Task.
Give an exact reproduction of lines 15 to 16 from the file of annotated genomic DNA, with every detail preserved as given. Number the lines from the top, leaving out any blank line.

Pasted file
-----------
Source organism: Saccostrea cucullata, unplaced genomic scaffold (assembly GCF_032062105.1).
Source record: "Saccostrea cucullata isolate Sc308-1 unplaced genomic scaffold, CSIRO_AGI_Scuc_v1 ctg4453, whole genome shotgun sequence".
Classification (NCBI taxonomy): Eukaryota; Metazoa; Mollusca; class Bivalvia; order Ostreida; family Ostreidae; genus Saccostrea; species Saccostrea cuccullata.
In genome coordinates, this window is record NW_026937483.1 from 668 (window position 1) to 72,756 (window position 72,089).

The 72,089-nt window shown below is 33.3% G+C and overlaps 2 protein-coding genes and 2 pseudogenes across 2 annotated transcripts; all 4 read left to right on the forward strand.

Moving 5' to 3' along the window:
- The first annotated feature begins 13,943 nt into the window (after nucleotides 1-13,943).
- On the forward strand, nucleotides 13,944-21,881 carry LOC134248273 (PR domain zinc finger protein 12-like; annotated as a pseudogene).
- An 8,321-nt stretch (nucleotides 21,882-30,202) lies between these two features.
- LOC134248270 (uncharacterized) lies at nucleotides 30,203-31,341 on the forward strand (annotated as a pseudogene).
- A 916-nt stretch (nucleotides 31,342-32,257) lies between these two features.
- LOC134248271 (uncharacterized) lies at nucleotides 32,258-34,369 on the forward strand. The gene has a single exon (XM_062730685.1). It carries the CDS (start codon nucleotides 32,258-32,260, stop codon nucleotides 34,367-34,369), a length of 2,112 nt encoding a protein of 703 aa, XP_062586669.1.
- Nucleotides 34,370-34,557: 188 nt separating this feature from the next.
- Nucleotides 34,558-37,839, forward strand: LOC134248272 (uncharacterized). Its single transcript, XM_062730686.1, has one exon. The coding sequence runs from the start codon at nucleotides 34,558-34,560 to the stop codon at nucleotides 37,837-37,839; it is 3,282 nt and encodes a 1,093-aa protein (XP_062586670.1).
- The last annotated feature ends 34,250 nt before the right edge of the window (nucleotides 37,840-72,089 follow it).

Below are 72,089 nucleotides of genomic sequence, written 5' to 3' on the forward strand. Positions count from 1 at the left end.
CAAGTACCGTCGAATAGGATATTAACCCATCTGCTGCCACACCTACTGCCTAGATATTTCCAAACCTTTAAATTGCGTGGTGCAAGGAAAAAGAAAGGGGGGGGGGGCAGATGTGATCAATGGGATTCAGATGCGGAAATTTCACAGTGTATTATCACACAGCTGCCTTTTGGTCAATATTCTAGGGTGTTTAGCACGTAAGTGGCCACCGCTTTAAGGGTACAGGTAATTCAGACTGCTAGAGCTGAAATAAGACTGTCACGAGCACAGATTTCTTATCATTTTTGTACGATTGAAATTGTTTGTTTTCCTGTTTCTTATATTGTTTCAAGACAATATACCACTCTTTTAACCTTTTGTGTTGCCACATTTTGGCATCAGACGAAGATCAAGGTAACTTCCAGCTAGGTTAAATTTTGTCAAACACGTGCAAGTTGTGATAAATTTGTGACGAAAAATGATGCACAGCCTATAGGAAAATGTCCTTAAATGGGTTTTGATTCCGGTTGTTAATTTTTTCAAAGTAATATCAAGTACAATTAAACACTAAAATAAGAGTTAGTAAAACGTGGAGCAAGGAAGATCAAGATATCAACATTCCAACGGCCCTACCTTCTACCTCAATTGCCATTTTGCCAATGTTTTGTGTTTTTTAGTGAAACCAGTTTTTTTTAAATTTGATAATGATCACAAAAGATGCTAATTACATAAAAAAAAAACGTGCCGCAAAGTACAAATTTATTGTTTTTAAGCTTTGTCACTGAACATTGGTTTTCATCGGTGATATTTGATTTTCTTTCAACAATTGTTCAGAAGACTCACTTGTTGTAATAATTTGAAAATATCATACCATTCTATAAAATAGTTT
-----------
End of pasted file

- The last annotated feature ends 34,250 nt before the right edge of the window (nucleotides 37,840-72,089 follow it).

Below are 72,089 nucleotides of genomic sequence, written 5' to 3' on the forward strand. Positions count from 1 at the left end.